With Elastic 7.14, the filestream input, the successor of log input, is now generally available in Filebeat. This new, superior input provides better support for reading active log files, with faster reaction time when there is backpressure in the system, quicker registry updates, better cooperation with external log rotation tools, and more. Improved registry performance […]
With Elastic 7.14, the filestream input, the successor of log input, is now generally available in Filebeat. This new, superior input provides better support for reading active log files, with faster reaction time when there is backpressure in the system, quicker registry updates, better cooperation with external log rotation tools, and more.
Previously, when a registry file (the file used for saving the progress of publishing events) contained many entries, state updates became slower, even if Filebeat was only collecting a few files. The main problem was that the complete registry was serialized after every ACK from the outputs. That required an expensive fsync call per registry write. Now offset updates are written to the file in an append-only manner. When the log reaches 10 MB, the registry is serialized, and the number of fsync calls is reduced. This makes registry updates more efficient.
In addition, Filebeat was previously only able to clean up states that belonged to inputs. This was problematic because autodiscovery started and stopped new inputs, which opened new files. The states of these files were never removed. So we had to uncouple registry cleaning to remove orphaned states from the registry. Now removing outdated entries does not depend on other parts of the pipeline. When an entry is marked invalid, it will be removed from the registry regardless of backpressure or a presence of an input claiming the file.
Checking for open files that need to be closed now runs in parallel with data collection. This way, the input can stop harvesters even if there is backpressure in the system. Furthermore, registry metadata updates and entry removal no longer depend on the availability of the output, meaning outdated states can be removed from the registry more quickly than before.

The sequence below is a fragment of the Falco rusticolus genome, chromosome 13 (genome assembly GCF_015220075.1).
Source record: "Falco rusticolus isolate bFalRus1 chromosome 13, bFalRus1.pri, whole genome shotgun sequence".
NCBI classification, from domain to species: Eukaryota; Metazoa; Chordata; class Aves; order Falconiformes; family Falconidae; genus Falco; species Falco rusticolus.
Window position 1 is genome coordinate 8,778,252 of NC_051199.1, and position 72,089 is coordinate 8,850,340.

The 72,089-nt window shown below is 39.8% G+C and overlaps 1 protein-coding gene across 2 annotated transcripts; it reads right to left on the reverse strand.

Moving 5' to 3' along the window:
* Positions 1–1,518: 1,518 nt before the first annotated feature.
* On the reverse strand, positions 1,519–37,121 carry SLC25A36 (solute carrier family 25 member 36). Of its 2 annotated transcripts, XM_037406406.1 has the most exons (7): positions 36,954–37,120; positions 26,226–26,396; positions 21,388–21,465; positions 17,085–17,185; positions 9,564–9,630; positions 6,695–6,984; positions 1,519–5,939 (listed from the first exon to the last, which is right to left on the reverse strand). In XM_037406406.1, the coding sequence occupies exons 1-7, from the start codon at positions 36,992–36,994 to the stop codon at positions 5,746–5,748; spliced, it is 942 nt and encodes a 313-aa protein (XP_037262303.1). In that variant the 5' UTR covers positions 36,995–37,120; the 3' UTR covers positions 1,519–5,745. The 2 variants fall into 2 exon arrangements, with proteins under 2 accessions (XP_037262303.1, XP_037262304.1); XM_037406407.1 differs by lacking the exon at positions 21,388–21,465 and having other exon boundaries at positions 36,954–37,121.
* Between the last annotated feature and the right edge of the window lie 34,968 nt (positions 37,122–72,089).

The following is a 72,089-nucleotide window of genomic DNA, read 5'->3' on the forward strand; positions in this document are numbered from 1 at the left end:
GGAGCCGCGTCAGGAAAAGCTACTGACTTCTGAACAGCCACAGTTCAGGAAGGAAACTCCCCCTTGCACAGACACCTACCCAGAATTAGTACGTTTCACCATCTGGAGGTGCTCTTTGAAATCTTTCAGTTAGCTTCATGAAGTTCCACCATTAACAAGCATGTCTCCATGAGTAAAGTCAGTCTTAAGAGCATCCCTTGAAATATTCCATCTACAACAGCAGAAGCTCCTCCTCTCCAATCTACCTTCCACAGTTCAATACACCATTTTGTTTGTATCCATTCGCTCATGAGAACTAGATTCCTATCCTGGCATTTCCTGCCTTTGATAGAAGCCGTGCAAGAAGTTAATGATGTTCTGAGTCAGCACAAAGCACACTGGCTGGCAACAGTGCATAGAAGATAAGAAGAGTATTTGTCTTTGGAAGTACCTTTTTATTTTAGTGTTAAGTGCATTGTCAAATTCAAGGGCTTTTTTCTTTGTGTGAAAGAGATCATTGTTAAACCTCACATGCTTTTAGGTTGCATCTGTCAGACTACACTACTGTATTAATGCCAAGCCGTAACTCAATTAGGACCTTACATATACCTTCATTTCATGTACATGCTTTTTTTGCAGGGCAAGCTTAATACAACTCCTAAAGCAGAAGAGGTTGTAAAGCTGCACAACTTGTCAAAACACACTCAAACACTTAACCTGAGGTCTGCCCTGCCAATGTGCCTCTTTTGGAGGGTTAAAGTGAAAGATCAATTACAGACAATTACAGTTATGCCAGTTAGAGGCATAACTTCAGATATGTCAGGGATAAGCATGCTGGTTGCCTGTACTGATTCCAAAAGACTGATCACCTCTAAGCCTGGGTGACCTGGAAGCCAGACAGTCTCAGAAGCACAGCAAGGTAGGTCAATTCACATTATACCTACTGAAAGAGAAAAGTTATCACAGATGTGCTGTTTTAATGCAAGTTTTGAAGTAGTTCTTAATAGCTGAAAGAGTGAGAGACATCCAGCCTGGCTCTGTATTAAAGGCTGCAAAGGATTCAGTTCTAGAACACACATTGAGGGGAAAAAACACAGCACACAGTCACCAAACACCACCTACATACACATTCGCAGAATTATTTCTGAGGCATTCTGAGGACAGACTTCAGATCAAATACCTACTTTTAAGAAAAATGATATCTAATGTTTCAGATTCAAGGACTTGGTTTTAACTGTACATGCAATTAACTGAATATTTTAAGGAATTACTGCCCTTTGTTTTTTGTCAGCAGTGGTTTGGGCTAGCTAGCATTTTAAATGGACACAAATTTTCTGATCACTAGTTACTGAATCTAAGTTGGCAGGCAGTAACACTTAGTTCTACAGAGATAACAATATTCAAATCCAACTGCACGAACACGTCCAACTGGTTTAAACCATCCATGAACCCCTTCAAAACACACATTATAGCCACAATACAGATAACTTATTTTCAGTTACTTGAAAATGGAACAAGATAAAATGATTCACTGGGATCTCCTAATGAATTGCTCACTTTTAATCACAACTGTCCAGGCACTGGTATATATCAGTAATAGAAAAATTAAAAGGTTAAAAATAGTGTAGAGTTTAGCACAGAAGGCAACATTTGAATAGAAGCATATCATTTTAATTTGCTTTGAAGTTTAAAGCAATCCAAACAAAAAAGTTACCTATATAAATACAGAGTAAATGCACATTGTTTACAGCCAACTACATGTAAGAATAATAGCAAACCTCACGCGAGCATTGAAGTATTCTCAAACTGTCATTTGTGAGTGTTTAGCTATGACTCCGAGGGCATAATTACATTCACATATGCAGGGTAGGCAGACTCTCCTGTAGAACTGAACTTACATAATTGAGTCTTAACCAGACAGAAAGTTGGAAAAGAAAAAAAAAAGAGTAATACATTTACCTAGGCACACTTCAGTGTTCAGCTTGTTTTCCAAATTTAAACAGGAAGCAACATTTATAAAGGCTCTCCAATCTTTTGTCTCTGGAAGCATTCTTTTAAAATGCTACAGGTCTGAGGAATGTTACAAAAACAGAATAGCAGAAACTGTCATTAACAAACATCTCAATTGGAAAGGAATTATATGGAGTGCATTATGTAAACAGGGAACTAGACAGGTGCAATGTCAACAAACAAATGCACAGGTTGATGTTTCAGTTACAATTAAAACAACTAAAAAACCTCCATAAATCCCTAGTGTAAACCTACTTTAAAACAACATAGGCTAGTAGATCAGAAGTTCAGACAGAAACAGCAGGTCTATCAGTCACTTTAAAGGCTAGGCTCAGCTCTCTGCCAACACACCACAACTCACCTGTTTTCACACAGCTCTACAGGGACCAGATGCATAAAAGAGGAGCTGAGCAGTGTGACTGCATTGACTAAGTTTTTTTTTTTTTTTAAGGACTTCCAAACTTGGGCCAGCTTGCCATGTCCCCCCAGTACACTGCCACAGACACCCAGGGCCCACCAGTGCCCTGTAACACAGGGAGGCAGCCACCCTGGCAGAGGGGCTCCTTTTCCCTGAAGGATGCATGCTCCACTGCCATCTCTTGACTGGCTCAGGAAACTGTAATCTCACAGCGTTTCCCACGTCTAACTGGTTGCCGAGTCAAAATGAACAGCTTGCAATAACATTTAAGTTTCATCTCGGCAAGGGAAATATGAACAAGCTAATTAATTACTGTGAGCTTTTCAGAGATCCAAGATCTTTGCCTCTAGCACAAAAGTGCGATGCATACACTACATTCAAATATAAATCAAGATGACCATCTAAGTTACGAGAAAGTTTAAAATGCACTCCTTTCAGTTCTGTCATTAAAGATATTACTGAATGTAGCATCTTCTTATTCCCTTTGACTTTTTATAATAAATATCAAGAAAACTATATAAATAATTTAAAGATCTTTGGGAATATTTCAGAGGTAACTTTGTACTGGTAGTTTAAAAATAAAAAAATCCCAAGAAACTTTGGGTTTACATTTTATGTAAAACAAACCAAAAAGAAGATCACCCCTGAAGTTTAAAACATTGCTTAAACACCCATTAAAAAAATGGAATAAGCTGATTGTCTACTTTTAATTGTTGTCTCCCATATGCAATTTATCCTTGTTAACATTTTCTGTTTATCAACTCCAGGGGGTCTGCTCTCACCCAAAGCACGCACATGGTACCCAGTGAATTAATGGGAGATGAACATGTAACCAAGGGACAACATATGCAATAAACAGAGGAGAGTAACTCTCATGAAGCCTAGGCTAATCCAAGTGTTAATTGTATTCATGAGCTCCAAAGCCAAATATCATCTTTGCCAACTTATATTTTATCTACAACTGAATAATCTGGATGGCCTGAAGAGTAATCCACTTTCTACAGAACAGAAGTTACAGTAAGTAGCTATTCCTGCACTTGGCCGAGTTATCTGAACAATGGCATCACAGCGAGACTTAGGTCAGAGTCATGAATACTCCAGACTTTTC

We’ve also added new features on top of the improvements. Now the ordering of multiline, JSON, and container log parsing is configurable under the option named parsers. Also, we are planning to add a syslog parser so you can extract information from your log files written in syslog format. By making the reader pipeline more flexible, we are able to adopt parsers in all Filebeat inputs. We have already added them to AWS S3 input, and support is coming for more inputs in the future.
We’ve also improved support for external log rotation tools. The improvements described earlier let the filestream input react faster to rotation events when using rename-based rotation strategies. We also introduced a special prospector for copytruncate-based strategies.
Previously, when the input files were rotated with copytruncate, Filebeat was not able to follow the logs. On rotation when the active file was copied, Filebeat processed it as a new log file and shipped the contents to the output, which led to duplicate events. When configured with rotation.external.strategy.copytruncate.* options, the input can now process rotated files correctly and continue forwarding them where it left off previously.
We are planning more enhancements to log rotation in general because file rotation is a significant part of log management.
An additional new feature worth mentioning is include_files, which is the counterpart of exclude_files. We also added more granular support for tailing files. Now you can choose whether you want to tail files since the first start of Filebeat, the last start, or the last configuration change by setting the ignore_inactive option.
We are confident that this new architecture will allow us to improve log collection even further in the future. We look forward to hearing feedback from the community.